Why I Disagree With Financial Samurai on This Recommendation

Financial Samurai is one of the personal finance blogs that I enjoy reading the most. I like that Sam, the blogger, makes me think hard and provides valuable knowledge that helps solidify our investment strategy. I have nothing but praise for Sam’s work, but a recent particular recommendation–that I disagree with–motivated me to comment and ultimately write this post.

On the post, Achieving The Two Spouse Early Retirement Household, Financial Samurai provides great insightful advice for spouses to achieve early retirement and this is the part of the recommendation that I’m in disagreement with:

“Finally, instead of an income target, you guys can also consider a net worth target to achieve before both of you leave the workforce. My recommended net worth target is 20X gross household income.”

For full disclosure, I’m not a financial advisor, so this is based on my own experience and is for discussion purposes. Please, do not misconstrue this information as financial advice. 🙂

Income target

Financial Samurai recommends a net worth target based on household income instead of an income target. Before we get to that, let me tell you that I have a strong dislike for retirement recommendations based on actual income. The financial industry’s recommendation to “shoot to replace 70 to 80 percent of your pre-retirement income” doesn’t bode well for retirement income needs because it’s missing the most important piece of information from a future retiree:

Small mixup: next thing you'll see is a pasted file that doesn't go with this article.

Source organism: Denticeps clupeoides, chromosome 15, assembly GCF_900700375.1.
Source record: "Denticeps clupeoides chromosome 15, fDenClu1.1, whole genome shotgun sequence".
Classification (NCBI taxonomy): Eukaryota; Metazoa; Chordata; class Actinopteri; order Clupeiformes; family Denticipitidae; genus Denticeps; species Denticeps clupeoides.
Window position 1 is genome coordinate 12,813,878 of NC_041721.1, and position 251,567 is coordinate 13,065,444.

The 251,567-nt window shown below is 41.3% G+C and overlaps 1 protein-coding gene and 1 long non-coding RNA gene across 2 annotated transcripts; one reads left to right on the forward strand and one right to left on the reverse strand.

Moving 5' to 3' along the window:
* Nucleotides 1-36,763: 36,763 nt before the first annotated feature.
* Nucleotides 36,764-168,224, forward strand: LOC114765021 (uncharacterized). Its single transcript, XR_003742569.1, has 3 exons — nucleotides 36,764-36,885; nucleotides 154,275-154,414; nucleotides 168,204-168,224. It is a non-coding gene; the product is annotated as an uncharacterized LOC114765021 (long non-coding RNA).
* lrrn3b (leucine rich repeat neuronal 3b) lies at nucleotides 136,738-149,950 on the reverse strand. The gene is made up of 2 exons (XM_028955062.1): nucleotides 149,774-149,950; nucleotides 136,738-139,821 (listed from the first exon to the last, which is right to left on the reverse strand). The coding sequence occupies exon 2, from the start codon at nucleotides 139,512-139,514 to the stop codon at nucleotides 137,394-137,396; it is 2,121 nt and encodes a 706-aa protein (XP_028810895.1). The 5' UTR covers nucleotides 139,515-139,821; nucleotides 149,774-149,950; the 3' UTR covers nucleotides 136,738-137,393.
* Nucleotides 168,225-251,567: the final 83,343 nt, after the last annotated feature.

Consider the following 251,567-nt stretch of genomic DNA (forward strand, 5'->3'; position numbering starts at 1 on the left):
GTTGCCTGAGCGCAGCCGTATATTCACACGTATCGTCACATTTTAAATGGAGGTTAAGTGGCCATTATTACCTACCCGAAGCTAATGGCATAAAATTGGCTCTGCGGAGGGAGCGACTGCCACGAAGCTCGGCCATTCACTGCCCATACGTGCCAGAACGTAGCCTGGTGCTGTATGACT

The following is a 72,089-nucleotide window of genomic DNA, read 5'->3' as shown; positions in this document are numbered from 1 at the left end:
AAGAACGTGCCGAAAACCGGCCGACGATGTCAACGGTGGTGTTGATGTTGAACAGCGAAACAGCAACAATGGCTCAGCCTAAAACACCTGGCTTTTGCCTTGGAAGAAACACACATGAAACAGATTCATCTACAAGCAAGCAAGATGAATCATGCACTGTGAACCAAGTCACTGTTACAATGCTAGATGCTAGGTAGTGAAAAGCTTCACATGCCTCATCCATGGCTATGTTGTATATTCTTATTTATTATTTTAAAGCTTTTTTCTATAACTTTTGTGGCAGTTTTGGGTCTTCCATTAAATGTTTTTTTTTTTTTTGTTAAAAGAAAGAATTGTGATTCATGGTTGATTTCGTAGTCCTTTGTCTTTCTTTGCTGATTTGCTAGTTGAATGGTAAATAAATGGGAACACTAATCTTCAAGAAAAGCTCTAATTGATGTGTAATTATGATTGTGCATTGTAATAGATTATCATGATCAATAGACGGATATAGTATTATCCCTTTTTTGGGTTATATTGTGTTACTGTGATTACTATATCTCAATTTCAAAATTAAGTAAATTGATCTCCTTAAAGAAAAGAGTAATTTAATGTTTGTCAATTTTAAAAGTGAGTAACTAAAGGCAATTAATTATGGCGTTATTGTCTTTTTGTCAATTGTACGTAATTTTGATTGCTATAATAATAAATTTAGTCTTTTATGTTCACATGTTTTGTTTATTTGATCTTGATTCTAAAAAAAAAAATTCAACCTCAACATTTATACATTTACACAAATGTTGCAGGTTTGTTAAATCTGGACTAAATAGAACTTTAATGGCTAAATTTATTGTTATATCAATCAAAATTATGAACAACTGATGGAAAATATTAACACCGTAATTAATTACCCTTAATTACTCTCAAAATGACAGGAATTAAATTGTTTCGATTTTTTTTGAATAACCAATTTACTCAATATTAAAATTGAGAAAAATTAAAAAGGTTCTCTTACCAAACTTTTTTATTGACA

their spending habits.

Basing retirement needs on income does nothing to anyone that is saving above the average personal savings rate, which hovers around 5.7% in the U.S.

Net worth target based on household income

I feel that Financial Samurai’s recommendation of having a net worth of 20X gross annual household income would discourage many people from retiring early. I know Sam plays more on the cautious side of personal finance, but I think it’s a number too high to shoot for, and probably unnecessary for someone that has a high savings rate. It goes back to the saying that “it’s not how much you make, it’s how much you keep”.

Net worth target based on annual spending

I love retirement recommendations based on annual spending. When I first came across the FIRE concept, it seemed simple to comprehend. To withdraw 4% from your portfolio, save 25X your annual spending, and you’re done saving for retirement. To increase the chances of your portfolio lasting a lifetime, you can save more and withdraw a smaller percentage.

4% annual withdrawal rate = safe withdrawal rate

3% annual withdrawal rate = perpetual withdrawal rate

What determines how fast you get to retirement?

Your savings rate.